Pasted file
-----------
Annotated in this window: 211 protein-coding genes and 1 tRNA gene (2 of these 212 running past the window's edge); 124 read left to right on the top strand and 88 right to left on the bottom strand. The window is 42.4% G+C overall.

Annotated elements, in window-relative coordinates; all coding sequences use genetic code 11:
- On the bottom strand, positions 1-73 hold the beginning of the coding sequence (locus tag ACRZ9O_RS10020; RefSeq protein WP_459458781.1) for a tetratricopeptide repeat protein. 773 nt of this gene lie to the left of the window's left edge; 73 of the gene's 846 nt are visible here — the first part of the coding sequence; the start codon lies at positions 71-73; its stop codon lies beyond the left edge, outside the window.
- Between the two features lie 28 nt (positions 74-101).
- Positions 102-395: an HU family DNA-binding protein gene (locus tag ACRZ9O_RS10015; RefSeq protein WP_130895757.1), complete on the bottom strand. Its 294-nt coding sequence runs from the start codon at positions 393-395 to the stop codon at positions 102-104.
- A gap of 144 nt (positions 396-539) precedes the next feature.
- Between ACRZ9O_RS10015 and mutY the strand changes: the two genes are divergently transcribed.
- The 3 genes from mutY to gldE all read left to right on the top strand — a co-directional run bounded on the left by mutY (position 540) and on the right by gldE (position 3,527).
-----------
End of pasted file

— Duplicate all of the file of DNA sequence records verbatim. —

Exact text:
Annotated in this window: 211 protein-coding genes and 1 tRNA gene (2 of these 212 running past the window's edge); 124 read left to right on the top strand and 88 right to left on the bottom strand. The window is 42.4% G+C overall.

Annotated elements, in window-relative coordinates; all coding sequences use genetic code 11:
- On the bottom strand, positions 1-73 hold the beginning of the coding sequence (locus tag ACRZ9O_RS10020; RefSeq protein WP_459458781.1) for a tetratricopeptide repeat protein. 773 nt of this gene lie to the left of the window's left edge; 73 of the gene's 846 nt are visible here — the first part of the coding sequence; the start codon lies at positions 71-73; its stop codon lies beyond the left edge, outside the window.
- Between the two features lie 28 nt (positions 74-101).
- Positions 102-395: an HU family DNA-binding protein gene (locus tag ACRZ9O_RS10015; RefSeq protein WP_130895757.1), complete on the bottom strand. Its 294-nt coding sequence runs from the start codon at positions 393-395 to the stop codon at positions 102-104.
- A gap of 144 nt (positions 396-539) precedes the next feature.
- Between ACRZ9O_RS10015 and mutY the strand changes: the two genes are divergently transcribed.
- The 3 genes from mutY to gldE all read left to right on the top strand — a co-directional run bounded on the left by mutY (position 540) and on the right by gldE (position 3,527).